[Python-Dev] Re: [Python-checkins] python/dist/src/Lib/idlelib
NEWS.txt, 188.8.131.52, 184.108.40.206 idlever.py, 220.127.116.11, 18.104.22.168
anthony at interlink.com.au
Sat Mar 12 17:23:43 CET 2005
On Sunday 13 March 2005 01:19, "Martin v. Löwis" wrote:
> Kurt B. Kaiser wrote:
> > 1. Eliminating the separate IDLE versioning now that it's installed with
> > Python when Tcl/Tk is available.
> > 2. Bringing its version in sync with Python 2.5.
> 3. Decouple Python and IDLE version numbers. I.e. IDLE version numbers
> should change only when the IDLE maintainer thinks they should, not
> when the Python release manager bumps the Python versions.
This is only a brief note here - I have a longer post coming on the subject
of uncoupled libraries in the Python core (triggered by Greg's recent Optik
post), but I doing mind any of the options above. I'm wondering if we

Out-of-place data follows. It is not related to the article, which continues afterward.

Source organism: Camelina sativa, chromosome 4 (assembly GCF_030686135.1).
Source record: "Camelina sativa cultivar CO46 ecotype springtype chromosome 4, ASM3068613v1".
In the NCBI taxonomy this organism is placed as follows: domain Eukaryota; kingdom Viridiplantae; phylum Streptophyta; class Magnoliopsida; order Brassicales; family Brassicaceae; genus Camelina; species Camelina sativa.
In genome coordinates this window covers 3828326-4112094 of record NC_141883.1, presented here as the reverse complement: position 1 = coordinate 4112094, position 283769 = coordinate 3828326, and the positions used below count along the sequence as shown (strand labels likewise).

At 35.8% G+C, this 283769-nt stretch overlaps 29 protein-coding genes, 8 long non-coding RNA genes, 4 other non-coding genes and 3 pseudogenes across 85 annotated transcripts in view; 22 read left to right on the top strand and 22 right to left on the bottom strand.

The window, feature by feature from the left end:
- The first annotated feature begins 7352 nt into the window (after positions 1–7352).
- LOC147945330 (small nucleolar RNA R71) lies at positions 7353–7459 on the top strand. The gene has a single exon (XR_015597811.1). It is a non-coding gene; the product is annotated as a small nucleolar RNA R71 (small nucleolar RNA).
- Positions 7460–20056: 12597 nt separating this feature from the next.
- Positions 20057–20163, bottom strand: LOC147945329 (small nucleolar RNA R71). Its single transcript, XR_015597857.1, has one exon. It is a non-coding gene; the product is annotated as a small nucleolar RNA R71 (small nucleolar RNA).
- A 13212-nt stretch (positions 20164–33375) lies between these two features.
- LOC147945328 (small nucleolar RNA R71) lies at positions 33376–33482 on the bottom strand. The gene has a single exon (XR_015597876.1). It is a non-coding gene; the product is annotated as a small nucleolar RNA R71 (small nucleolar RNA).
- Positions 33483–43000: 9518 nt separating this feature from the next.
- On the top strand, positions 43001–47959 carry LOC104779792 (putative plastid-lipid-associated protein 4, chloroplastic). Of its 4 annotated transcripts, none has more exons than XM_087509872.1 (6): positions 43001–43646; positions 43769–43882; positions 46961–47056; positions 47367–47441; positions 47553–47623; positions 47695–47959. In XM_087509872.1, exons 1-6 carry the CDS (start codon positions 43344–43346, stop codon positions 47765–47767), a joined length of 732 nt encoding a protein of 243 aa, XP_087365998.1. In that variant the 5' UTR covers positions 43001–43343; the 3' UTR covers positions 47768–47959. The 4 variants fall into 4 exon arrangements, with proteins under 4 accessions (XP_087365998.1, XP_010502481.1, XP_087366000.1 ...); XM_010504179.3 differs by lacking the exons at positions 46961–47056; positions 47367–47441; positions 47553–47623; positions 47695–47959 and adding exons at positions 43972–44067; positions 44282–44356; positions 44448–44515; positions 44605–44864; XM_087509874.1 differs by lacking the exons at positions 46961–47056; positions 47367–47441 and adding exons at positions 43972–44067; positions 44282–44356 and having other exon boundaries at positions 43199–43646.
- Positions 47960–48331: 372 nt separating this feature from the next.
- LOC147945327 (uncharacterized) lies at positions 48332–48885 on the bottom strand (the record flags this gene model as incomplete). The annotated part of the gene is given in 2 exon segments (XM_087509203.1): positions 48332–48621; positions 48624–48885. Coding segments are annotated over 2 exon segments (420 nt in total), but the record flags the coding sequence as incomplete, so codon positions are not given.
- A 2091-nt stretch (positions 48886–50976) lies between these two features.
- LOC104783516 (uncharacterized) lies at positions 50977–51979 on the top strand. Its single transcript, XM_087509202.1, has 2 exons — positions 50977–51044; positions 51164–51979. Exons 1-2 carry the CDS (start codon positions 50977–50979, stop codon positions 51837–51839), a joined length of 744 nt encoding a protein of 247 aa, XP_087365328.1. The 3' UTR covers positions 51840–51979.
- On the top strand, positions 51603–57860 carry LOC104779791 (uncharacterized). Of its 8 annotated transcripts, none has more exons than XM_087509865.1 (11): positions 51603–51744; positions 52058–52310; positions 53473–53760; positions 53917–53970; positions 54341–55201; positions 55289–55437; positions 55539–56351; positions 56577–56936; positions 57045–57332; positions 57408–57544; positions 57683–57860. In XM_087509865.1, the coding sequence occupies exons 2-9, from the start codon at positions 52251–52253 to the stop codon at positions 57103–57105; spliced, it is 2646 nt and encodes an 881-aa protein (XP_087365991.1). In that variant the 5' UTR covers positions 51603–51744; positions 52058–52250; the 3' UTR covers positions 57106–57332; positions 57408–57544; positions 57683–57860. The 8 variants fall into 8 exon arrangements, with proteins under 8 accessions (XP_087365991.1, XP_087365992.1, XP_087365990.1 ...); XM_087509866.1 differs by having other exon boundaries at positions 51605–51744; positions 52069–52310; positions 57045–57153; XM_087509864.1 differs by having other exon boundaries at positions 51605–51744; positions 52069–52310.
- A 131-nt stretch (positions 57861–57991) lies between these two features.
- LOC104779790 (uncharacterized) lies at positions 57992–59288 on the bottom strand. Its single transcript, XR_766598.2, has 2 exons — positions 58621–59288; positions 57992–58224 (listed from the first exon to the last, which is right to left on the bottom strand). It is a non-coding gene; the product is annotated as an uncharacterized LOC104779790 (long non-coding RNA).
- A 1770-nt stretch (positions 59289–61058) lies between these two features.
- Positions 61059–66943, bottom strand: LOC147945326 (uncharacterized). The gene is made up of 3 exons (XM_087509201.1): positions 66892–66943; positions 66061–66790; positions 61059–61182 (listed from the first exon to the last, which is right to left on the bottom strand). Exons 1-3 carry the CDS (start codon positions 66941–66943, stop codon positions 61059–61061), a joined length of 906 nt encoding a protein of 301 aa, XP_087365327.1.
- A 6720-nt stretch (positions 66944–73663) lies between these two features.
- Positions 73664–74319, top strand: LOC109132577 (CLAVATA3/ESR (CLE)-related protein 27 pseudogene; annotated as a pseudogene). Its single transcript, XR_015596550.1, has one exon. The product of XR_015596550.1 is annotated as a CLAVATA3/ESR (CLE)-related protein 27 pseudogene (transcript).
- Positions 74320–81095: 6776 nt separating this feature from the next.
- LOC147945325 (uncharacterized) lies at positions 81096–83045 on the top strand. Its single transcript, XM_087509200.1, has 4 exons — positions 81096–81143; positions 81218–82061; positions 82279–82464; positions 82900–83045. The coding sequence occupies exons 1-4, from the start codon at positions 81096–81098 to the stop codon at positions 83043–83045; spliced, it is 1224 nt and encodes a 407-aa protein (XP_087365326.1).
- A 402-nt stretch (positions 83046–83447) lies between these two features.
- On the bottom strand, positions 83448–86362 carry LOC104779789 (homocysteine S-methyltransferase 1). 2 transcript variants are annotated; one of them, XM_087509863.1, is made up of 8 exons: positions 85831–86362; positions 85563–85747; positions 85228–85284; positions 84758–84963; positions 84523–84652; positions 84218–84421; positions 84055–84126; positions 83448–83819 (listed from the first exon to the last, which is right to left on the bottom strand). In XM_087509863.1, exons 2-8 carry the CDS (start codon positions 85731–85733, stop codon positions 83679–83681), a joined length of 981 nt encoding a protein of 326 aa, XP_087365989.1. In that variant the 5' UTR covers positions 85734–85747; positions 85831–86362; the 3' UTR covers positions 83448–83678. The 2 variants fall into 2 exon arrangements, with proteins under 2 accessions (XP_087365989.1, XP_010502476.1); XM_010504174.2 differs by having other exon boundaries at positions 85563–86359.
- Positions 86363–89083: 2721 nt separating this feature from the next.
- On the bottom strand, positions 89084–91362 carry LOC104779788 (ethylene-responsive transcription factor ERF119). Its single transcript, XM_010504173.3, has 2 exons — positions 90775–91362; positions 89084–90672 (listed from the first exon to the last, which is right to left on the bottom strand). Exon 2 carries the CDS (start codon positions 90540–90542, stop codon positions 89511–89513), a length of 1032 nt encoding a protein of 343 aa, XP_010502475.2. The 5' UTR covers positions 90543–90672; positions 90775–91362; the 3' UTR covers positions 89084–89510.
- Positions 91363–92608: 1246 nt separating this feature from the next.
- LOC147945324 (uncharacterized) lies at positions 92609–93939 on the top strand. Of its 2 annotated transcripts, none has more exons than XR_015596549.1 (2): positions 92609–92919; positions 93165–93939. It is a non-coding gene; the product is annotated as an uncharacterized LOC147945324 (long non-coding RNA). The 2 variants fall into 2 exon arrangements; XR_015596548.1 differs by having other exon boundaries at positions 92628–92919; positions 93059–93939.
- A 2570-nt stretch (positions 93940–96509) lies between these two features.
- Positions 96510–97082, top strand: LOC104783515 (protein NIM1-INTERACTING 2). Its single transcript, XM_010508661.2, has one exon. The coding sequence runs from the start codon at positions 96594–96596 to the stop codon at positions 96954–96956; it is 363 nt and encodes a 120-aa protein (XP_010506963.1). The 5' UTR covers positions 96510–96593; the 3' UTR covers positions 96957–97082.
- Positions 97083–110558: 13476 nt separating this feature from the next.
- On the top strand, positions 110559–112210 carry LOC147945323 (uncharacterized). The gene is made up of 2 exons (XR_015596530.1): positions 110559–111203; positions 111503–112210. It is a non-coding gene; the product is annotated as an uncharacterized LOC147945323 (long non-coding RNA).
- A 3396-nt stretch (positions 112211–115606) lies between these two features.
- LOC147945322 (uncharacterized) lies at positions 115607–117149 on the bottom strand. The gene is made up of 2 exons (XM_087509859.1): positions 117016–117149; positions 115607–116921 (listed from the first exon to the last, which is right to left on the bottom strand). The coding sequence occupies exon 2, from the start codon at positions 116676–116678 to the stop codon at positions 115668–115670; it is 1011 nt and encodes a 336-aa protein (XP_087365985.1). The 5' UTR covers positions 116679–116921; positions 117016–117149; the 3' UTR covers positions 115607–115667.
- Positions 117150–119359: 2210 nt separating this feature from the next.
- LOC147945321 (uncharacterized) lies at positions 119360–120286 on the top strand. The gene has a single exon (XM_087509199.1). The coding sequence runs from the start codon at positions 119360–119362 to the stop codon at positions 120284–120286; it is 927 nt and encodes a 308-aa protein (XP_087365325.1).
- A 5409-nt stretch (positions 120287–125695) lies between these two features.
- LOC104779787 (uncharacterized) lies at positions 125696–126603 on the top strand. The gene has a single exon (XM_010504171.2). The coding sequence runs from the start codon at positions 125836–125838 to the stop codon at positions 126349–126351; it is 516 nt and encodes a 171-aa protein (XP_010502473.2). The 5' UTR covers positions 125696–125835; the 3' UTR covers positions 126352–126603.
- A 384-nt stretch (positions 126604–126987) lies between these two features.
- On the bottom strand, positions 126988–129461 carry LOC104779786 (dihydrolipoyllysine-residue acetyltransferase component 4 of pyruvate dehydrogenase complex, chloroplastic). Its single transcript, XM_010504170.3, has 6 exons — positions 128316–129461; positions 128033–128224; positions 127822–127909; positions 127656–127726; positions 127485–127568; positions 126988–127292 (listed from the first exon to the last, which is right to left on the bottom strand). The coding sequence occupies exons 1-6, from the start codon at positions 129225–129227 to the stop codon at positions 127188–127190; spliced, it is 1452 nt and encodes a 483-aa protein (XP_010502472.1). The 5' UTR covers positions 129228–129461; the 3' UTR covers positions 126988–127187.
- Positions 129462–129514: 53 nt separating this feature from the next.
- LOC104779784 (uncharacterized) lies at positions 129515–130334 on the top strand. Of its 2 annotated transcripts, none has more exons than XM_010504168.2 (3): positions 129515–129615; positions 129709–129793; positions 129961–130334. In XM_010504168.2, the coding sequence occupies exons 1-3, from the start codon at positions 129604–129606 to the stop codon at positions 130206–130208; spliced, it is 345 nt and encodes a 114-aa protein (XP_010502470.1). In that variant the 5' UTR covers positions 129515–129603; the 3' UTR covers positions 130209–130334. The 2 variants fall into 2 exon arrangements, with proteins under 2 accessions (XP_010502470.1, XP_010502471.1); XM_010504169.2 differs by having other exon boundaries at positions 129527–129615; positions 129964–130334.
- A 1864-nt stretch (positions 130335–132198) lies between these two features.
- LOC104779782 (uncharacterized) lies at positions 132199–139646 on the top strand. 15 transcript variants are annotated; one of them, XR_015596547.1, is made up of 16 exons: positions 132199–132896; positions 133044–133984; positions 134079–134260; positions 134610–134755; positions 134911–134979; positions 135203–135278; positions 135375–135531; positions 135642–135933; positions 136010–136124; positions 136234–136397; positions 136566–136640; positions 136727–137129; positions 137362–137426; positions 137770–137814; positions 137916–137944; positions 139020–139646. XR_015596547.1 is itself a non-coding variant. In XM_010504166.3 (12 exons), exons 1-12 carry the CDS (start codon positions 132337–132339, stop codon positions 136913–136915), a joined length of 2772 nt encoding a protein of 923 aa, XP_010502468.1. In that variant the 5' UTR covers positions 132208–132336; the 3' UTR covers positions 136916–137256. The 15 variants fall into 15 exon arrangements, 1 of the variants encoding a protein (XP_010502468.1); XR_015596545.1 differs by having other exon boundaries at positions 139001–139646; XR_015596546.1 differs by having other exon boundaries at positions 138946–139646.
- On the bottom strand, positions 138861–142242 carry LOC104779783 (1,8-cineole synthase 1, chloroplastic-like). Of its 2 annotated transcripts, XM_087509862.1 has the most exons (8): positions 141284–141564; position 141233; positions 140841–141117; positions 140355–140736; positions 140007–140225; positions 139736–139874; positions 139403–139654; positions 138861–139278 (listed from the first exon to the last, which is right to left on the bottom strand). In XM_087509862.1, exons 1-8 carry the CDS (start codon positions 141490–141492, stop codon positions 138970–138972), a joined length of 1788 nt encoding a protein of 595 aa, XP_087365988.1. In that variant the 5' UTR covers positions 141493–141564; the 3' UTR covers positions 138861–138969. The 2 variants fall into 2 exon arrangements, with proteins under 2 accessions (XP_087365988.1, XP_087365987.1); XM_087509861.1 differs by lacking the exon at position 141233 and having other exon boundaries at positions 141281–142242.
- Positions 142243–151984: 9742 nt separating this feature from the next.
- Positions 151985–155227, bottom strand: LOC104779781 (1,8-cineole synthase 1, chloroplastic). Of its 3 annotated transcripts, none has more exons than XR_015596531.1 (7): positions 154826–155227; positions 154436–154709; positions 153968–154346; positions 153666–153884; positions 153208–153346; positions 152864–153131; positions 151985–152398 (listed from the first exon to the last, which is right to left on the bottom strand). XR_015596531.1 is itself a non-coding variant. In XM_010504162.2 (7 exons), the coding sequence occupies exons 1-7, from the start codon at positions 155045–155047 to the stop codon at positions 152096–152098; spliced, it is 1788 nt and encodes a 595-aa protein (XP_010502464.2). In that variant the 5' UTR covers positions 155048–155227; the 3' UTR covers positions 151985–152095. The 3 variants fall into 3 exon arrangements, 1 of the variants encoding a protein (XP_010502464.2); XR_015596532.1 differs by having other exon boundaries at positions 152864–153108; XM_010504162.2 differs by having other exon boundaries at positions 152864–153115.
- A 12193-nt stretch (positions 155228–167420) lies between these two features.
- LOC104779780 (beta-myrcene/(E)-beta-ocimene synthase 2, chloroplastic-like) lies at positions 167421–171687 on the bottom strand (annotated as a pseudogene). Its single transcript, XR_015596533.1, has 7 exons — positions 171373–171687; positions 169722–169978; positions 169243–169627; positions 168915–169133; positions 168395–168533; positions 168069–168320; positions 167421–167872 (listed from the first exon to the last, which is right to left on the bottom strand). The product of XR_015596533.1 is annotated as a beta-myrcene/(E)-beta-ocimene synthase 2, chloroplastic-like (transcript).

shouldn't have a centralised place in the CVS for these version numbers?
> For 2.4.1, the IDLE version number should just be rolled back (or
> forward) to "1.1.1". Unless you plan to include IDLE 1.1.2 with Python
> 2.4.2, it will stay at 1.1.1 in the 2.4 branch.
> Whether or not updating the IDLE code base to include new features
> is another issue - it might be that an exception can be made for IDLE;
I would be very strongly against this. If the code is distributed as part of
the stdlib, it should conform to the same rules as the rest of the stdlib.
> OTOH, it might be reasonable to apply the same strict requirements
> for idlelib as we do for the rest of the Python library, i.e. no new
Exactly right. Expecting users to understand that "no new features,
except for this or that or the other package" is unreasonable, particularly
when the delimiter is the (from a user's point of view) arbitrary distinction
based on whether the source of the module is also separately available.
See back to my earlier post of the subject of the rationale behind
no-new-features - if we're going to keep to this, we should do it right.
Anthony Baxter <anthony at interlink.com.au>
It's never too late to have a happy childhood.
More information about the Python-Dev